TV Review:11.22.63 “The Rabbit Hole” 1×1

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J.J. Abrams has undoubtedly been a busy bee these past couple years. Not only did he put his directorial skills to the test in Star Wars: The Force Awakens, but he also’s been playing his hand in the production of Mission Impossible: Rogue Nation and the upcoming features 10 Cloverfield Lane and Star Trek Beyond. With all of these works stuffed on his plate as it is, it’s amazing Abrams managed to find the time to be a part of the mini-series 11.22.63. Yet, of all the times Abrams has delved into the world of television shows, getting involved with the production of 11.22.63 feels like one of the best decisions he could have possibly made in the area.

11.22.63 stars James Franco as Jake Epping, a newly divorced and well-meaning teacher who just so happens to have unknowingly been long time friends with a time traveler. Diner owner Al Templeton (Chris Cooper) has just discovered he’s riddled with cancer, and can no longer keep his secret if he wishes to change the world for the better. With nobody else to turn to, Templeton reveals to Jake that within the back of his diner lies a closet that, once you’ve entered, will immediately transfer you back to the year 1960. With this revelation, Templeton had been trying to stop the Kennedy assassination for most of his life, but without any success. Of able body and mind, Jake Epping is tasked by Al into going back in time to do everything he can to stop Kennedy’s death, although he just might learn how strongly the past doesn’t want to be changed.

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Most of you, right off the bat, are probably wondering if James Franco works well in the leading role of this series. From this, it is with great satisfaction that I can attest that Franco works wonderfully as Jake Epping. Thanks to Franco’s blend of charisma and heart behind his performance, Epping manages to come off as a deeply relatable character; one we can root for the entire way through. In addition to this, Franco bounces really well off Cooper’s equally important performance as Al Templeton, and the two end up feeling like a perfect fit for one another in the process. When Templeton begins showing signs of his progressing cancer, you really begin to feel the depth of the friendship between the pair, and as to why Jake would actually go along with this for his friend. That’s not to say the two don’t argue over the proposition, there are times where they’re almost at each other’s throats during a breaking point, but it actually adds to the severity of the mission at hand, and it builds their chemistry along the way.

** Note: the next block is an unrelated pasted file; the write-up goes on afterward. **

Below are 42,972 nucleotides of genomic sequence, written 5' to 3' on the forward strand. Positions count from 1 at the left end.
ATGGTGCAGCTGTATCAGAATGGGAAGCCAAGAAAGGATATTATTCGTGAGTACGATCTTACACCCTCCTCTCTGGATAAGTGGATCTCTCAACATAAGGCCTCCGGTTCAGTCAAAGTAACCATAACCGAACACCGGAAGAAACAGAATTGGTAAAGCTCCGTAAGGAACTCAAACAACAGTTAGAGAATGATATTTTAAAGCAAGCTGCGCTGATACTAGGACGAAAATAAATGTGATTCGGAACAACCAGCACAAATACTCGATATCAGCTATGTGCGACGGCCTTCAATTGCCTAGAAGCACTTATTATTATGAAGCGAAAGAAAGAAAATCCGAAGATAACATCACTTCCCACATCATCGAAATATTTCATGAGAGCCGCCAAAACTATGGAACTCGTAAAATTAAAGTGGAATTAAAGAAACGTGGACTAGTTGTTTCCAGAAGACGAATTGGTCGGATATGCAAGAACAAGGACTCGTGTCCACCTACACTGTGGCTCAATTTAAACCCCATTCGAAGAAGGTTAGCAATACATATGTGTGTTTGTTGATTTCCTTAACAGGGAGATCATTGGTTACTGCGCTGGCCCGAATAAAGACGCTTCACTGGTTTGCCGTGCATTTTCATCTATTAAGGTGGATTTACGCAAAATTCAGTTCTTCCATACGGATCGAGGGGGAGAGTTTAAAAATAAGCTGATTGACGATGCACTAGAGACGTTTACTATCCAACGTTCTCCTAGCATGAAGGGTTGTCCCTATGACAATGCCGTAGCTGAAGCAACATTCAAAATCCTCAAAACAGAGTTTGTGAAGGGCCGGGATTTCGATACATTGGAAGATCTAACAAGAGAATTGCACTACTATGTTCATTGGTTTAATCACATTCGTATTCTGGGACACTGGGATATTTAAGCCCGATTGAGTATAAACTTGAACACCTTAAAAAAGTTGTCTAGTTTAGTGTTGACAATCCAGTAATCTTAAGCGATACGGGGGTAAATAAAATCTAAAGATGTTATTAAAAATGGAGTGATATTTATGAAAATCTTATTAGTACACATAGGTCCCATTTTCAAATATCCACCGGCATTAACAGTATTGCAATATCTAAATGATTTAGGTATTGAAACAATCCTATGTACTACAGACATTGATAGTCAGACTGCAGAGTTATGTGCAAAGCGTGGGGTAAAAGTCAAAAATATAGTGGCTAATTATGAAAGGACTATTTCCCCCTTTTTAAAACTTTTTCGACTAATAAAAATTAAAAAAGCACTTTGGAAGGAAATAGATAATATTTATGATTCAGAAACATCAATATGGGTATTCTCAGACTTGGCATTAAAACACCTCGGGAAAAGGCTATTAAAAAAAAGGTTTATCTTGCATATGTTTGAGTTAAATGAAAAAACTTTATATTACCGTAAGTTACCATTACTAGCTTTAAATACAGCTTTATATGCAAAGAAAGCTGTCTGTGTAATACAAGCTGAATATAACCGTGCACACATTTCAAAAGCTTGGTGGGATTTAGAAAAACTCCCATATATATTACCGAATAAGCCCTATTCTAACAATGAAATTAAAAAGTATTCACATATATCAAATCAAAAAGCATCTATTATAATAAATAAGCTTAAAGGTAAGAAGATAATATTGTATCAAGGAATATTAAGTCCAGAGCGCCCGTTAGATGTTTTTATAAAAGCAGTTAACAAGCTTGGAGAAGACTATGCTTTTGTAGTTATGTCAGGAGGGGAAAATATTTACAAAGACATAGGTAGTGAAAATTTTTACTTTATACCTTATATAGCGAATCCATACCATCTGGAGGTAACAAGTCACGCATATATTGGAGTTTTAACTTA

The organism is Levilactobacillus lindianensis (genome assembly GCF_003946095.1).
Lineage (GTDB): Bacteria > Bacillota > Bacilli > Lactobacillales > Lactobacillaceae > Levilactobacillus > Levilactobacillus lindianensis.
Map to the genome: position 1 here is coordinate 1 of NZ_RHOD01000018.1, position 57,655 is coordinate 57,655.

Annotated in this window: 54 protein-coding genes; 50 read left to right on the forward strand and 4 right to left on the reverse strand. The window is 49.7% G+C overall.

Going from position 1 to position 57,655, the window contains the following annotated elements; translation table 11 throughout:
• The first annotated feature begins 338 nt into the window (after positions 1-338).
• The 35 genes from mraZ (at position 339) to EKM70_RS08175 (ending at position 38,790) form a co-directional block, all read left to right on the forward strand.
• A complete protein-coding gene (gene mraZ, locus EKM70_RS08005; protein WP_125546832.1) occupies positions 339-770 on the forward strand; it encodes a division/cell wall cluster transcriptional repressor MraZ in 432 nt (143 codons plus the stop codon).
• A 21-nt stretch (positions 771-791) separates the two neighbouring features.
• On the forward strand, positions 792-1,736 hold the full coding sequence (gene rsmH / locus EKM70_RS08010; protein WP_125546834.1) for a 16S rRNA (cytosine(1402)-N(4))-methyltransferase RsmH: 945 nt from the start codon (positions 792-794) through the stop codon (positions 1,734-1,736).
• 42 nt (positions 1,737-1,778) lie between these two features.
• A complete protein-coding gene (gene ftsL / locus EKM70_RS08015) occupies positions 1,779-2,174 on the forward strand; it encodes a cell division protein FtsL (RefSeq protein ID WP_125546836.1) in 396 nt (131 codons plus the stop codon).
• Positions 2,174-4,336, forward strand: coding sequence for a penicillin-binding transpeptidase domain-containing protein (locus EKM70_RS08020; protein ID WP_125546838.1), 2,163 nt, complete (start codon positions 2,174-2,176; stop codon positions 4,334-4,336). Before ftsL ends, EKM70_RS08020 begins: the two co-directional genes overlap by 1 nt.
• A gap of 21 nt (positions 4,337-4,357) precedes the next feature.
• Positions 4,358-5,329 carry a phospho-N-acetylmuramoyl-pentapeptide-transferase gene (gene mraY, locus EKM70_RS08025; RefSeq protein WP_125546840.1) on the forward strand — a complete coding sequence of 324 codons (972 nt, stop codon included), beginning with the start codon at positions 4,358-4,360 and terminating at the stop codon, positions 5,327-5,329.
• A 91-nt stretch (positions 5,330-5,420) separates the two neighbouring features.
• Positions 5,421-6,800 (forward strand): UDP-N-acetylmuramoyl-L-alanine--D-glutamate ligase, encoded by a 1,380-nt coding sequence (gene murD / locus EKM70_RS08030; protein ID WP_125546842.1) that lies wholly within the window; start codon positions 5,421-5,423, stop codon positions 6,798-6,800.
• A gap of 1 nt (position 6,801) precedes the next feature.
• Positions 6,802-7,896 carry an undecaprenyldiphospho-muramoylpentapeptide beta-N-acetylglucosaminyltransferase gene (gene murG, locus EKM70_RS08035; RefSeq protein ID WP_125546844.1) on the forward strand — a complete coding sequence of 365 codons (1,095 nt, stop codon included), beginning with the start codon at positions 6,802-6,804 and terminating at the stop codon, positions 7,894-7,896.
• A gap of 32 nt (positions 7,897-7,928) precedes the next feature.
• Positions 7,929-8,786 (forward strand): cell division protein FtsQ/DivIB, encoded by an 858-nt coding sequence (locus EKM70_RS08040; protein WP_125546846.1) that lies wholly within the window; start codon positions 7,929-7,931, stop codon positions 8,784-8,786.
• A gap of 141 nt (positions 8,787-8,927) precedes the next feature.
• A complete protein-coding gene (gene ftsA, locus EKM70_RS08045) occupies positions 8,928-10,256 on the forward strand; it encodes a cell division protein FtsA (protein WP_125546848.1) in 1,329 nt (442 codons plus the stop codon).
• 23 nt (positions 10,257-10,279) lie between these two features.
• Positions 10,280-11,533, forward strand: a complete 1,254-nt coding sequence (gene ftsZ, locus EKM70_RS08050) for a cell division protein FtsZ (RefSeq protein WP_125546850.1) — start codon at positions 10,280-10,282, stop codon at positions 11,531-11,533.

However, what ends up being the pilot’s biggest strength is the world we’ve been given to explore in 1960’s America, and the plot that goes along with it. Not only does the series’ team do a great job of setting up the era to look as authentic as possible, but with a great character like Jake Epping guiding us through it, there didn’t feel like a dull moment to be had. If you’re unfamiliar with the central twist behind the story, this time traveling escapade has the concept of “the past not wanting to be changed” with Epping’s intrusion. Random acts will befall on him in an attempt to prevent history from changing, such as nearly being run over by a car, and it is with this broad, yet intense, twist that most of the show’s suspense arises from. We are only left to guess what might happen next in Epping’s bid to save John F. Kennedy, and every calamity that occurs feels more fierce than the last. This is exactly what a thriller should be, and it appears that Stephen King’s suspenseful novel is being handled extremely well.

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The only real gripe that this superb pilot contains is that it, like just about every other time travel story out there, suffers from the occasional hole in its mythology. We aren’t really lead to understand how this closet came to be a hole in time, or why you can leave for years on end, and return to your timeline with only two minutes having passed. All we’re really given is that “this is how it is, and that’s that.” Admittedly, this is probably a good idea to keep the story rolling, we don’t want too much time focused on the “how it works” instead of the interesting concepts and plot. It just would have been nicer for the set up to have been smoothed over a bit more.

However, that is far from a major detraction of the piece. Despite being almost an hour and a half long, the hectic nature of Epping’s journey is bound to keep you engaged from beginning to end, and leave plenty of viewers excited for the next episode. Both tense and engaging, the pilot of 11.22.63 makes the series feel, thus far, like another worthy addition to both the legacies of Franco and Abrams.

Rating: 9/10

​Donald Strohman is a Pennsylvania State University film graduate currently residing in Metro Atlanta, Georgia. Before being a part of The Young Folks team, he contributed to GameDeck and the satire website The Black Sheep. He also writes for the game journalism site GameSkinny. When he's not trying to fulfill his life long dream of becoming the "Hash Slinging Slasher", Donald enjoys watching movies, playing video games, and writing; sometimes all at once.
  • Todd Feigenbaum

    Good pilot…saw a couple of minor anachronisms (sliding automatic glass doors, which would be quite the sci fi invention for 1960), which is par for the course in any time travel story which, by necessity, must be filmed in the 21st century.